An international lawyer and chairman of the NCWA (National Congress of Western Armenians) Souren Seraydarian is a veteran UN diplomat (retired). He has been in global ‘hot spots’ and participated in high-level negotiations when certain countries were breaking up and new jurisdictions were established in the ’90s.
By Souren Seraydarian, Vienna, 18 October 2020
Artsakh or Nagorno- Karabakh is described regularly by the western media as a separatist region.
According to the principle of equal rights and self-determination of peoples enshrined in the Charter of the United Nation (chapter I art. 1 and chapter IX art.55), all peoples have the right to determine, without external interference, their political status and to pursue their economic, social and cultural development. The right to self determination was confirmed by the General Assembly of the UN in the Declaration of Friendly Relations which was unanimously adopted in 1970 and reflected in resolution 2625 adopted during the 25th session of the UN .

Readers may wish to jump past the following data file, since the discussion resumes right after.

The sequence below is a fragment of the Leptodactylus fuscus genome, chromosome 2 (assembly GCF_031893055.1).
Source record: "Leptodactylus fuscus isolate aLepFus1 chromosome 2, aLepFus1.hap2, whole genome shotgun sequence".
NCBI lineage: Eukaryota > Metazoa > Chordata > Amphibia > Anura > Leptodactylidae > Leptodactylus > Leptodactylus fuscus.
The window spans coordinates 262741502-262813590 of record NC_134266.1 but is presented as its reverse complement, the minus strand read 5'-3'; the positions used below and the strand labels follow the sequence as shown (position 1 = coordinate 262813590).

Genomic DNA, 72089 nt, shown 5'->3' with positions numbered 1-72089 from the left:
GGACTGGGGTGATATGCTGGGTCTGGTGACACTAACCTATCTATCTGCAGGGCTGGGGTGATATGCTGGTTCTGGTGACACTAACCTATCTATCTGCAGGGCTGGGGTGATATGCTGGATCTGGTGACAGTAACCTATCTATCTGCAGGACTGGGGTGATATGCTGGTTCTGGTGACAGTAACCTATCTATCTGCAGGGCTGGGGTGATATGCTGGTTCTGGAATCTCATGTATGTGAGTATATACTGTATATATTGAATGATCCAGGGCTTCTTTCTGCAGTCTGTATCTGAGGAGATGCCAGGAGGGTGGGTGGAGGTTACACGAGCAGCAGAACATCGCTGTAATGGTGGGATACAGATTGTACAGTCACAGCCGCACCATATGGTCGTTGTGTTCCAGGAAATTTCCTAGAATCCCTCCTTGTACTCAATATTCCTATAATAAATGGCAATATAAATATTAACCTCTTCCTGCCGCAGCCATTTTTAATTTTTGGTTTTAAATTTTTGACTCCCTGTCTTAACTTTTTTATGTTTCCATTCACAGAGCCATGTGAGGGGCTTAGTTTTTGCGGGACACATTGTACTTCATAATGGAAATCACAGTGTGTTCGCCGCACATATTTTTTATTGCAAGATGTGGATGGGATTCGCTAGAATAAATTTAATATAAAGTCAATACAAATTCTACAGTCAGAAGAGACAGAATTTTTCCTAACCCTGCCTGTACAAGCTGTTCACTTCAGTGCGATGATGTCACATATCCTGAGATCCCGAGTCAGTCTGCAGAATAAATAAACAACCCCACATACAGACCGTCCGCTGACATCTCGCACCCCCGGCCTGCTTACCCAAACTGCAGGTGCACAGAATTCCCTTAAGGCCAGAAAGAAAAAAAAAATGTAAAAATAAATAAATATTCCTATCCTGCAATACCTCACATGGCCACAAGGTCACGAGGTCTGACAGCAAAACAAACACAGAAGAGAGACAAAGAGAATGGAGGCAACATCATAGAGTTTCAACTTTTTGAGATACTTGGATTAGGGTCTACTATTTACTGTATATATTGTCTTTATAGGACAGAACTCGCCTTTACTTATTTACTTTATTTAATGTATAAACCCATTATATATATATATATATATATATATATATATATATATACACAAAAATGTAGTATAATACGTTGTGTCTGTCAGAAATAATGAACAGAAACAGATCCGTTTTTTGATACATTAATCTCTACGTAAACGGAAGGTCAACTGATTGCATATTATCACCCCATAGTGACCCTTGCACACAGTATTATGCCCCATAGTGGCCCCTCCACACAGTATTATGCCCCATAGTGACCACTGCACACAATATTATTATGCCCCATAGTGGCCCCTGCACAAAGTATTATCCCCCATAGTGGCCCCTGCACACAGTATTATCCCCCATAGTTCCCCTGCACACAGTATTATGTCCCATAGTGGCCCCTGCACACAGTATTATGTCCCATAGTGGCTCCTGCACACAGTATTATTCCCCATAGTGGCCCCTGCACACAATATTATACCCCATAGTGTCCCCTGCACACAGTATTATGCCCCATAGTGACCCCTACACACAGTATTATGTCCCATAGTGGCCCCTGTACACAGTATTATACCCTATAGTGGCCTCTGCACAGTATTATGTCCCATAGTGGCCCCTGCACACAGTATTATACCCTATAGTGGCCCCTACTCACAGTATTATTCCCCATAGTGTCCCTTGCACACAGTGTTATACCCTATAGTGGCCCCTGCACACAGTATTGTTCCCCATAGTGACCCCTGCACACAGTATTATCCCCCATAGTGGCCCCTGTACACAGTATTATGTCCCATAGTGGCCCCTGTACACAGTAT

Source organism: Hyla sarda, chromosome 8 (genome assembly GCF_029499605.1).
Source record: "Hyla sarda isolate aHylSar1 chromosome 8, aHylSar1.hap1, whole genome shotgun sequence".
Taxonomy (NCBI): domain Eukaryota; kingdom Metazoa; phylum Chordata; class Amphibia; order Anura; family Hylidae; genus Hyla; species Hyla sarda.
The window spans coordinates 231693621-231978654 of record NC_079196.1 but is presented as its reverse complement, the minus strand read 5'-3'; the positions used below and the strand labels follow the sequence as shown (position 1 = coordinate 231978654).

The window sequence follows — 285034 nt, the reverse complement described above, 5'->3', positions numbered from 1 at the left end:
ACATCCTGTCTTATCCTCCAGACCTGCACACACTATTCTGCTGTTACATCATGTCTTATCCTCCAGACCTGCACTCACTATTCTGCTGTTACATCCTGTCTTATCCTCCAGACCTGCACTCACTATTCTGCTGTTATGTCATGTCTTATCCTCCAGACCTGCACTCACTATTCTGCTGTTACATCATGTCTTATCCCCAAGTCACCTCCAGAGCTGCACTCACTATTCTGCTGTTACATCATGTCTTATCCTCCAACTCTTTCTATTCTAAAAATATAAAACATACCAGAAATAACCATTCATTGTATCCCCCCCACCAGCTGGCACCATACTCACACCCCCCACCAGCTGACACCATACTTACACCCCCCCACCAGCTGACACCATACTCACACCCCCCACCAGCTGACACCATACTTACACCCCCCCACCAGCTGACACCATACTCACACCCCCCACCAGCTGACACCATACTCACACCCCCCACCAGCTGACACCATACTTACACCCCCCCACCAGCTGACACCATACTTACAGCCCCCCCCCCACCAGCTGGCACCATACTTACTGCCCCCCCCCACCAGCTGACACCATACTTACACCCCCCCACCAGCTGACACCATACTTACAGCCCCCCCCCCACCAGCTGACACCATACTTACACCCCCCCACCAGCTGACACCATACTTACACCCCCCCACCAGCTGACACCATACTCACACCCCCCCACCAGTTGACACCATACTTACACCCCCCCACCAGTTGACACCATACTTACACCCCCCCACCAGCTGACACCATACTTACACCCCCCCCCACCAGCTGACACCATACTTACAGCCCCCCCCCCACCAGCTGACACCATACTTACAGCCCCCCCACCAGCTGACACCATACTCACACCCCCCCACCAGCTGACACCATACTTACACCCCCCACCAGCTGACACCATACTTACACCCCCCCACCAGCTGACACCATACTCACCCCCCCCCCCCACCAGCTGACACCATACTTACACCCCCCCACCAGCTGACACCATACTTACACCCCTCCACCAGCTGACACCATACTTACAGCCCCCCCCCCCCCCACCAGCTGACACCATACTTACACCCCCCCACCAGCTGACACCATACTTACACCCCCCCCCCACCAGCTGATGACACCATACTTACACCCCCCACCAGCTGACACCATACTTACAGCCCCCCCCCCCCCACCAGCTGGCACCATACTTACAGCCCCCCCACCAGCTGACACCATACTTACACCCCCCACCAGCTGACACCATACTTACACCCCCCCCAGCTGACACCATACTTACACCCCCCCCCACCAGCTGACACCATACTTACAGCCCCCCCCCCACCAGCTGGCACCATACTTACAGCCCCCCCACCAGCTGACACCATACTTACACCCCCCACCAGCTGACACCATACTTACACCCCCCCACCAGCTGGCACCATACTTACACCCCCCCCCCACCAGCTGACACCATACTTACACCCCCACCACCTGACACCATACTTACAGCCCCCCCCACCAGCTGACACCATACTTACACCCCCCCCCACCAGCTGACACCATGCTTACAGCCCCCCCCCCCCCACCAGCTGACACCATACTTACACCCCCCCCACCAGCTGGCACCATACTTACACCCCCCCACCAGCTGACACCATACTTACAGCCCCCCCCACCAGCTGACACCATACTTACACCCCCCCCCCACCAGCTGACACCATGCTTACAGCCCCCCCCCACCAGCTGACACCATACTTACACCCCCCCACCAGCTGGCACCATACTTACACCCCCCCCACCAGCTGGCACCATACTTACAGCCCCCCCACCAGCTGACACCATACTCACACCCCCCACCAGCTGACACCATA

Art. 1, common to the International Covenant on Economic, Social and Cultural Rights (ICESCR) and the International Covenant on Civil and Political Rights (ICCPR) reaffirmed the right of all peoples to self determination, and lays upon state parties to promote and respect it.
The International Law Commission of the UN has agreed that violation of the right of peoples to self determination is a most serious offense, an international crime, and has thus tacitly admitted that this principle is one of the cases which in contemporary international law can be characterized as jus cogens.
During the 20th and 21st centuries many states were formed on the ruins of disappearing empires or states. The disappearance of the Ottoman Empire led to the creation of new states such as Syria, Lebanon, Transjordan, etc. Czechoslovakia and Yugoslavia were formed upon the ruins of the Austro-Hungarian Empire. Six new states were formed following the disappearance of Yugoslavia and a new state was formed in Serbia following the independence of Kosovo.
Similarly, as a direct result of the disintegration of the USSR the peoples of Artsakh made use of their fundamental right of self-determination to establish a state on the ruins of the dissolved union. This state meets all criteria of statehood including a democratic system of government, legislative, executive and judiciary institutions respecting human rights and rule of law. Thus it can hardly be described as a separatist region but rather the formation of a new state to be recognized as a new member of the international community followed by its adherence to the United Nations.